War never changes, and like Bethesda’s previous work such as Skyrim and Fallout 3, the quality of their latest ambitious effort, Fallout 4 never changes from being anything other than truly magnificent. After eight long years, Fallout 4 seems like the natural evolution of Fallout 3 and New Vegas, adding tremendous scope to many of the excellent systems fans have to come to expect from the series.
For the first time in the series, (and much touted by the developers) you start your story in a pre-apocalypse alternative America. Here we’re represented with a version of the American dream that is fueled by fusion power with robot butlers that soothe your crying children. It’s an intriguing glimpse into the wider world of Fallout and it’s a humorous, satirical take on a twisted version of American history.
However, it’s not long before the bombs drop and you and your family are soon running to the nearest Vault you just happened to sign up to moments before. It’s a surprisingly, emotionally charged opening that soon sets you off on a quest to find your missing family. As with most of Fallout’s quests, what starts off as a simple journey with clear motivations, soon turns into a more complex tale where your loyalties and moral compass will be twisted and turned. Like Fallout: New Vegas you will come across various factions who all have their own visions of how the Commonwealth should look. Each have their own motivations and each faction has an understandable perspective on this morally murky post-apocalyptic world.
The joy of this all is the freedom you’re given to shape the world. As always you have the power to choose who will rule in this new world order, even if it means killing every other faction so you can rule the roost. However, you cannot be all things to all people so you will have to eventually side with some factions more than others, creating enemies when sometimes you may not wish to. Whole quest lines can be missed and your story may take a totally different turn. It’s makes decisions weighty and you feel as though you are truly making an impact upon the world for better or worse.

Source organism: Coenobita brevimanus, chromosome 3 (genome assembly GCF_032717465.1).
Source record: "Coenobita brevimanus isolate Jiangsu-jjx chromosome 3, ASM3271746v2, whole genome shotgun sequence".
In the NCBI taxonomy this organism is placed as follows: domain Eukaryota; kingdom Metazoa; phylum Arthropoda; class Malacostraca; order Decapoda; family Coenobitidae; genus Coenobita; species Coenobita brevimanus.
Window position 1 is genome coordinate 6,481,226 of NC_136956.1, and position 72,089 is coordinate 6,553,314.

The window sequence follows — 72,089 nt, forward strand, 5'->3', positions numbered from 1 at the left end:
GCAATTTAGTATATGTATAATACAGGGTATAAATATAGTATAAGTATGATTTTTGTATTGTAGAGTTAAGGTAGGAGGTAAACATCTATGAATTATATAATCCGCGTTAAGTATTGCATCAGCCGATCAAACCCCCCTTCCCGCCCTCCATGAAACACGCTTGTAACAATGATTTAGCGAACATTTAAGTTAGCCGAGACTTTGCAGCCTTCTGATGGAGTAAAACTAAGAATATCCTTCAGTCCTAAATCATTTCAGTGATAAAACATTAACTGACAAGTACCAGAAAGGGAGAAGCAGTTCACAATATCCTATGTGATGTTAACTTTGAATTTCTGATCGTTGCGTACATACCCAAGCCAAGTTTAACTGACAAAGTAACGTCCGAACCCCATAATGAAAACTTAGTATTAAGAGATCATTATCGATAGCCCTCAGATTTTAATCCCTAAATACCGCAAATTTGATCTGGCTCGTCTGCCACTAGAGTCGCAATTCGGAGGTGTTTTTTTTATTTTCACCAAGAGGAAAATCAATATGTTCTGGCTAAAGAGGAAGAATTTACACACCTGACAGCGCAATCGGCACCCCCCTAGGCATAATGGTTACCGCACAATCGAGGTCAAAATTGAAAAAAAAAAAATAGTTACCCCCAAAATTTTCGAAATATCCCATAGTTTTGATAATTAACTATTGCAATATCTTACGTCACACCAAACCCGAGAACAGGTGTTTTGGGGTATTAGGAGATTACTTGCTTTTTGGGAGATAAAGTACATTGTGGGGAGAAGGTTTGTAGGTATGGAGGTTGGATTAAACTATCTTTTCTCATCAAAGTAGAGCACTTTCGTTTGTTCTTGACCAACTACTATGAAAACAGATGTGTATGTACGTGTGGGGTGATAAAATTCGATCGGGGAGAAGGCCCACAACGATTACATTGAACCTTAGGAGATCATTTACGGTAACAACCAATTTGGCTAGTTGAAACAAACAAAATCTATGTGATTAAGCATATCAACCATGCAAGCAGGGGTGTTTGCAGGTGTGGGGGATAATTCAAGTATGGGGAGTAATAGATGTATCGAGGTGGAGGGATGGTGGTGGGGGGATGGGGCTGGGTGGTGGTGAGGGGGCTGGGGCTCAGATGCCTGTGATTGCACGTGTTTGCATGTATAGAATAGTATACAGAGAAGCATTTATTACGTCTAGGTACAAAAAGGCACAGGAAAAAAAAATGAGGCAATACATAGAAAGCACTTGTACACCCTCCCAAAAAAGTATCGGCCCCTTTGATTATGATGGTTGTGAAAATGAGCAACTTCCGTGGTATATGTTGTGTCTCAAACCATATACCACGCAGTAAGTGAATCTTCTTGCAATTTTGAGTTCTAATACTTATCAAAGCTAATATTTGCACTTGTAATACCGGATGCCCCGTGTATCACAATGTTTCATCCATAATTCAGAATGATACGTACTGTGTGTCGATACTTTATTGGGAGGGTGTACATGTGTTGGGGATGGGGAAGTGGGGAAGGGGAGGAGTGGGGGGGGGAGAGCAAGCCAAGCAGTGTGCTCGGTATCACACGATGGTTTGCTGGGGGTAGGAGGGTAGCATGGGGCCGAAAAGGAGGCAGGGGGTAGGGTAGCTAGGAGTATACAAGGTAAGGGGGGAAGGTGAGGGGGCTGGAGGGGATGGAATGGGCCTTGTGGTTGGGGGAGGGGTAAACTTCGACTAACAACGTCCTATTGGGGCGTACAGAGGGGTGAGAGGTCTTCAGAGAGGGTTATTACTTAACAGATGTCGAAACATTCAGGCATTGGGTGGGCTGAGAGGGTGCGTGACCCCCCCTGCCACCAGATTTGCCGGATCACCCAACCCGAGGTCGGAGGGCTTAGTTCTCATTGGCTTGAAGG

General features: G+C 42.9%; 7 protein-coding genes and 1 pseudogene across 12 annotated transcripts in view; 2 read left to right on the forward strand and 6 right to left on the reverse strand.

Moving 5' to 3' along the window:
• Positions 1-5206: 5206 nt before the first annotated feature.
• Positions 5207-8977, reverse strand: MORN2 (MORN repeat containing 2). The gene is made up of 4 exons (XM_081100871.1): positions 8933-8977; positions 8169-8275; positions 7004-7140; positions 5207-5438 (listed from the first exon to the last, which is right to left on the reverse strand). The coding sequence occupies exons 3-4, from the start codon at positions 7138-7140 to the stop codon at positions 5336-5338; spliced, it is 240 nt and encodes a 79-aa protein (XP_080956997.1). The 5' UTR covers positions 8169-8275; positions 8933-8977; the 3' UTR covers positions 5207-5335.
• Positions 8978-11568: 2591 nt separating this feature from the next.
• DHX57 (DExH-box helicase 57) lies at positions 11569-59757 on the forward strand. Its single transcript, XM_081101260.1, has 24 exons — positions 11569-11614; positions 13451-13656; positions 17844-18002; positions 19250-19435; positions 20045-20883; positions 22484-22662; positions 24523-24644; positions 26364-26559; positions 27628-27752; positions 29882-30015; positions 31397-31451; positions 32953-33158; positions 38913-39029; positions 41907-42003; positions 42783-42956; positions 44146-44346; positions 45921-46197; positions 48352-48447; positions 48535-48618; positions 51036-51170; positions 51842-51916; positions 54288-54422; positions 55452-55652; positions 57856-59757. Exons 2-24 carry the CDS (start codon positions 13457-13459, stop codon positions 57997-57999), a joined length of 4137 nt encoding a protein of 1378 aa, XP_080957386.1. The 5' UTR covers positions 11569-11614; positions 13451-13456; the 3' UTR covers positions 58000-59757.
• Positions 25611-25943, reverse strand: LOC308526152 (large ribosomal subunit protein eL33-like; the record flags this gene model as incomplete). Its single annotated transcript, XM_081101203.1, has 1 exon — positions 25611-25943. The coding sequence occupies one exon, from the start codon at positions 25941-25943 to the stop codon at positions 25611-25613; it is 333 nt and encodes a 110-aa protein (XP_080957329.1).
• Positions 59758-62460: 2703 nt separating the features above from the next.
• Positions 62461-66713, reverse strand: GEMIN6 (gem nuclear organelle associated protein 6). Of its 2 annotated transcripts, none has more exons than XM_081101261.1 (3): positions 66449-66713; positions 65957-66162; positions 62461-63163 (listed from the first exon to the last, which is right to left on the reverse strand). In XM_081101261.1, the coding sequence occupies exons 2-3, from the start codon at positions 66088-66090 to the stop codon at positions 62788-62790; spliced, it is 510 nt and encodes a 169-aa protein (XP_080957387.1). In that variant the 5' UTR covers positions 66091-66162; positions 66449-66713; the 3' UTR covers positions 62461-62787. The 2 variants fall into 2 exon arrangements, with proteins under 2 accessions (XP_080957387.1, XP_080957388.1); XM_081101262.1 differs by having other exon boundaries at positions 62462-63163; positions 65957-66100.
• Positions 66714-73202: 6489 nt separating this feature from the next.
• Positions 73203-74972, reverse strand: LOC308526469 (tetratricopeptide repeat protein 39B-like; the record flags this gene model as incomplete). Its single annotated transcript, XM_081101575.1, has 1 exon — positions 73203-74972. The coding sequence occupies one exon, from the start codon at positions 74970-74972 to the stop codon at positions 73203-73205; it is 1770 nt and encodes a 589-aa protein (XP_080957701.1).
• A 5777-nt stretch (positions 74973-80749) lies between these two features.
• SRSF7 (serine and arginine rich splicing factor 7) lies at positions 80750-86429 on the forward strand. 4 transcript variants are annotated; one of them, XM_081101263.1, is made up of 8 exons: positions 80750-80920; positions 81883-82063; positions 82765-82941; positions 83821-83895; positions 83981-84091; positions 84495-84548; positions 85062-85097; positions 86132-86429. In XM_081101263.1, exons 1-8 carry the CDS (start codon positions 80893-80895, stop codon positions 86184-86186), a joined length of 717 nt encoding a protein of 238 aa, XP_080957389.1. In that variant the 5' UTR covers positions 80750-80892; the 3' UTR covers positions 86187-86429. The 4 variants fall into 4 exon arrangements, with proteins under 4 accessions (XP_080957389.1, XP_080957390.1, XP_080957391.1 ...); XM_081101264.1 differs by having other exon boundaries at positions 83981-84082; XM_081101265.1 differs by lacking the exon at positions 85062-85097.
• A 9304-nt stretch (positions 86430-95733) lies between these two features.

Freedom isn’t merely confined to who you align yourself with, everything in Fallout 4 is as customisable as you want it to be. Everything you pick up from weapons to clothing can be customised. You can almost totally dismantle a weapon and rebuild it from the ground up, even changing what type of ammo it fires. The options are mind-boggingly comprehensive and truly allow you to play how you wish.
However, the best thing about the customisation in Fallout 4 is how intrinsically linked it is to scavenging. The Fallout series has always seen you scavenging for ammo and stimpaks, but now everything you pick up has value; from clipboards to mops; antique globes to hot plates; all these items can be broken down into the raw materials needed to add that scope you always wanted to your hunting rifle or line you clothes with deeper pockets so you can carry more. And it’s deep pockets you will need, as Fallout’s 4 world is littered with loot that you’re constantly on the look out for.
Yet the series goes one step further as now you can even customise the towns you are aligned with to create settlements. These settlements add a new complex resource management system to the Fallout series as all settlements need beds, food, water and defenses. You can even add power and provide your settlers with televisions and radios. With time you can even set up stores and share resources throughout your settlements through creating supply lines.